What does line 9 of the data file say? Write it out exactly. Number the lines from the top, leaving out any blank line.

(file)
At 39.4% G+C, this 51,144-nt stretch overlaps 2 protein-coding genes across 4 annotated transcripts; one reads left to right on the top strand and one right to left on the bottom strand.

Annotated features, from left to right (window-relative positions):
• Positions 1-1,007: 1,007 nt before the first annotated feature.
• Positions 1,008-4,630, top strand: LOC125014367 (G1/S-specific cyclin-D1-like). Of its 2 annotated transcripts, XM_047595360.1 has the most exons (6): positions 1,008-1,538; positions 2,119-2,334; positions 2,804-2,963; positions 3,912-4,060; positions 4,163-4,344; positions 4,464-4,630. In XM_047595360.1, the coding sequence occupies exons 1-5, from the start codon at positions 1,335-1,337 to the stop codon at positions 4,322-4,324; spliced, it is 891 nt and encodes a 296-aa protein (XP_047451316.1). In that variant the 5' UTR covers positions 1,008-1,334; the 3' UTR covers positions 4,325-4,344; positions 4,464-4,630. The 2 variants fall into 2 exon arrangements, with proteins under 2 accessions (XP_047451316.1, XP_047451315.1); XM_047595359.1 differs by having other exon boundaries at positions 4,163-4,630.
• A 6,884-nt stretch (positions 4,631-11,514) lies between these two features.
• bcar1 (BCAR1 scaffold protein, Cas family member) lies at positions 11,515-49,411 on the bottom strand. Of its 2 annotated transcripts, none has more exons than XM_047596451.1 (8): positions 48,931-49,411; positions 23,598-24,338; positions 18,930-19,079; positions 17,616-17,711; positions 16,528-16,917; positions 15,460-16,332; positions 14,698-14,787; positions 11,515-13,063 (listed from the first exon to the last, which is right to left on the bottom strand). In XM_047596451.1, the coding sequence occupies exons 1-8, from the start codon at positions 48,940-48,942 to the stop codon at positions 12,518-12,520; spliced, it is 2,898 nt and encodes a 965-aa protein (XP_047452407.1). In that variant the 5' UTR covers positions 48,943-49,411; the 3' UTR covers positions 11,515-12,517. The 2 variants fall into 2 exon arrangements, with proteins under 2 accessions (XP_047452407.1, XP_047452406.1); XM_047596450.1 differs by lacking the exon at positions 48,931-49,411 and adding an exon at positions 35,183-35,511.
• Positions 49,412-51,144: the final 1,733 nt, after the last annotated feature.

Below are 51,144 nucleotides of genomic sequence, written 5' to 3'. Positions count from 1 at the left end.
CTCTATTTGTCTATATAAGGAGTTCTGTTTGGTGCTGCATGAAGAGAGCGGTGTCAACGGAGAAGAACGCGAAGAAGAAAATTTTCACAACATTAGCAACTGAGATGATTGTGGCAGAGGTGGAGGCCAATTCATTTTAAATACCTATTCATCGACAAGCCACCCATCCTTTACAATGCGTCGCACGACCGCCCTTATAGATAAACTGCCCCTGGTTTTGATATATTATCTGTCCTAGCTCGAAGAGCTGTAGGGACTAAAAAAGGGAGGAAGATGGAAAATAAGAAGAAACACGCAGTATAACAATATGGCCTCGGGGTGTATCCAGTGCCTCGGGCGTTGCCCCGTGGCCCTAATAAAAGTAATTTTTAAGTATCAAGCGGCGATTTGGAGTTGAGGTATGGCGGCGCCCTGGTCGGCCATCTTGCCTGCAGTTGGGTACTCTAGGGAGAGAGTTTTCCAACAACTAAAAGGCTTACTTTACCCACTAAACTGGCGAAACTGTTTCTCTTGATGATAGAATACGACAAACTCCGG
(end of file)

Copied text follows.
CTCTATTTGTCTATATAAGGAGTTCTGTTTGGTGCTGCATGAAGAGAGCGGTGTCAACGGAGAAGAACGCGAAGAAGAAAATTTTCACAACATTAGCAACTGAGATGATTGTGGCAGAGGTGGAGGCCAATTCATTTTAAATACCTATTCATCGACAAGCCACCCATCCTTTACAATGCGTCGCACGACCGCCCTTATAGATAAACTGCCCCTGGTTTTGATATATTATCTGTCCTAGCTCGAAGAGCTGTAGGGACTAAAAAAGGGAGGAAGATGGAAAATAAGAAGAAACACGCAGTATAACAATATGGCCTCGGGGTGTATCCAGTGCCTCGGGCGTTGCCCCGTGGCCCTAATAAAAGTAATTTTTAAGTATCAAGCGGCGATTTGGAGTTGAGGTATGGCGGCGCCCTGGTCGGCCATCTTGCCTGCAGTTGGGTACTCTAGGGAGAGAGTTTTCCAACAACTAAAAGGCTTACTTTACCCACTAAACTGGCGAAACTGTTTCTCTTGATGATAGAATACGACAAACTCCGG